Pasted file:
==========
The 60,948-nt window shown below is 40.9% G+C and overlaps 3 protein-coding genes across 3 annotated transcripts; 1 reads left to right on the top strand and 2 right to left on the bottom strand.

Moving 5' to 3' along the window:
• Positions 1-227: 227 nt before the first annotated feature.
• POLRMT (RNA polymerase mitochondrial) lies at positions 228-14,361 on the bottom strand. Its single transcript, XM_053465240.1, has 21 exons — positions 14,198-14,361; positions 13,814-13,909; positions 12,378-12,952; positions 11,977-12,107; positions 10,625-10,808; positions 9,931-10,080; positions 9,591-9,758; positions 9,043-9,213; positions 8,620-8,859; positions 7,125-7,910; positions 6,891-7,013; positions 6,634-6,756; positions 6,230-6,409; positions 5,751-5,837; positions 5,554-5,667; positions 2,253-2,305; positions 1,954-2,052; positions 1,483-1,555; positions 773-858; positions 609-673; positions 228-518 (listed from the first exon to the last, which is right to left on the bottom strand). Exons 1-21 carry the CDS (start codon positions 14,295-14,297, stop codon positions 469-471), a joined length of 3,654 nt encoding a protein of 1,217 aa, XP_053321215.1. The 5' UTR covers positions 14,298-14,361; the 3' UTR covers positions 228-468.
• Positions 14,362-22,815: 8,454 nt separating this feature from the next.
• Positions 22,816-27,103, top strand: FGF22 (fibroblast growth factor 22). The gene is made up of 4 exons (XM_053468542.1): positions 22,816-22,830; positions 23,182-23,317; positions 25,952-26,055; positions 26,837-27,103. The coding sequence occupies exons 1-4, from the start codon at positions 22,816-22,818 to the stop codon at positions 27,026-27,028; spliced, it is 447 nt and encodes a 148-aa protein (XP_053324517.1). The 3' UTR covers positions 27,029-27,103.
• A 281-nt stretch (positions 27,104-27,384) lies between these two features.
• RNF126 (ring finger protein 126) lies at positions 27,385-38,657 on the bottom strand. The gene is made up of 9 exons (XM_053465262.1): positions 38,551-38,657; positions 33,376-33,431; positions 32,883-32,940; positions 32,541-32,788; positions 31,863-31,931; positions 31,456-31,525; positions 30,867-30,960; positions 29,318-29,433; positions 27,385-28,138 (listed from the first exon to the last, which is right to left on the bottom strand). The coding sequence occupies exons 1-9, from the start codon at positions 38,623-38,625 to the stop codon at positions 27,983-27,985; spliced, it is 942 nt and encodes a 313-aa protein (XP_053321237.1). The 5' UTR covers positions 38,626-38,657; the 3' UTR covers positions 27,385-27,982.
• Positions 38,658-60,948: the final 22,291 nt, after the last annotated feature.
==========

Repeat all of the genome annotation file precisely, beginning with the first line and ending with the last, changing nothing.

The 60,948-nt window shown below is 40.9% G+C and overlaps 3 protein-coding genes across 3 annotated transcripts; 1 reads left to right on the top strand and 2 right to left on the bottom strand.

Moving 5' to 3' along the window:
• Positions 1-227: 227 nt before the first annotated feature.
• POLRMT (RNA polymerase mitochondrial) lies at positions 228-14,361 on the bottom strand. Its single transcript, XM_053465240.1, has 21 exons — positions 14,198-14,361; positions 13,814-13,909; positions 12,378-12,952; positions 11,977-12,107; positions 10,625-10,808; positions 9,931-10,080; positions 9,591-9,758; positions 9,043-9,213; positions 8,620-8,859; positions 7,125-7,910; positions 6,891-7,013; positions 6,634-6,756; positions 6,230-6,409; positions 5,751-5,837; positions 5,554-5,667; positions 2,253-2,305; positions 1,954-2,052; positions 1,483-1,555; positions 773-858; positions 609-673; positions 228-518 (listed from the first exon to the last, which is right to left on the bottom strand). Exons 1-21 carry the CDS (start codon positions 14,295-14,297, stop codon positions 469-471), a joined length of 3,654 nt encoding a protein of 1,217 aa, XP_053321215.1. The 5' UTR covers positions 14,298-14,361; the 3' UTR covers positions 228-468.
• Positions 14,362-22,815: 8,454 nt separating this feature from the next.
• Positions 22,816-27,103, top strand: FGF22 (fibroblast growth factor 22). The gene is made up of 4 exons (XM_053468542.1): positions 22,816-22,830; positions 23,182-23,317; positions 25,952-26,055; positions 26,837-27,103. The coding sequence occupies exons 1-4, from the start codon at positions 22,816-22,818 to the stop codon at positions 27,026-27,028; spliced, it is 447 nt and encodes a 148-aa protein (XP_053324517.1). The 3' UTR covers positions 27,029-27,103.
• A 281-nt stretch (positions 27,104-27,384) lies between these two features.
• RNF126 (ring finger protein 126) lies at positions 27,385-38,657 on the bottom strand. The gene is made up of 9 exons (XM_053465262.1): positions 38,551-38,657; positions 33,376-33,431; positions 32,883-32,940; positions 32,541-32,788; positions 31,863-31,931; positions 31,456-31,525; positions 30,867-30,960; positions 29,318-29,433; positions 27,385-28,138 (listed from the first exon to the last, which is right to left on the bottom strand). The coding sequence occupies exons 1-9, from the start codon at positions 38,623-38,625 to the stop codon at positions 27,983-27,985; spliced, it is 942 nt and encodes a 313-aa protein (XP_053321237.1). The 5' UTR covers positions 38,626-38,657; the 3' UTR covers positions 27,385-27,982.
• Positions 38,658-60,948: the final 22,291 nt, after the last annotated feature.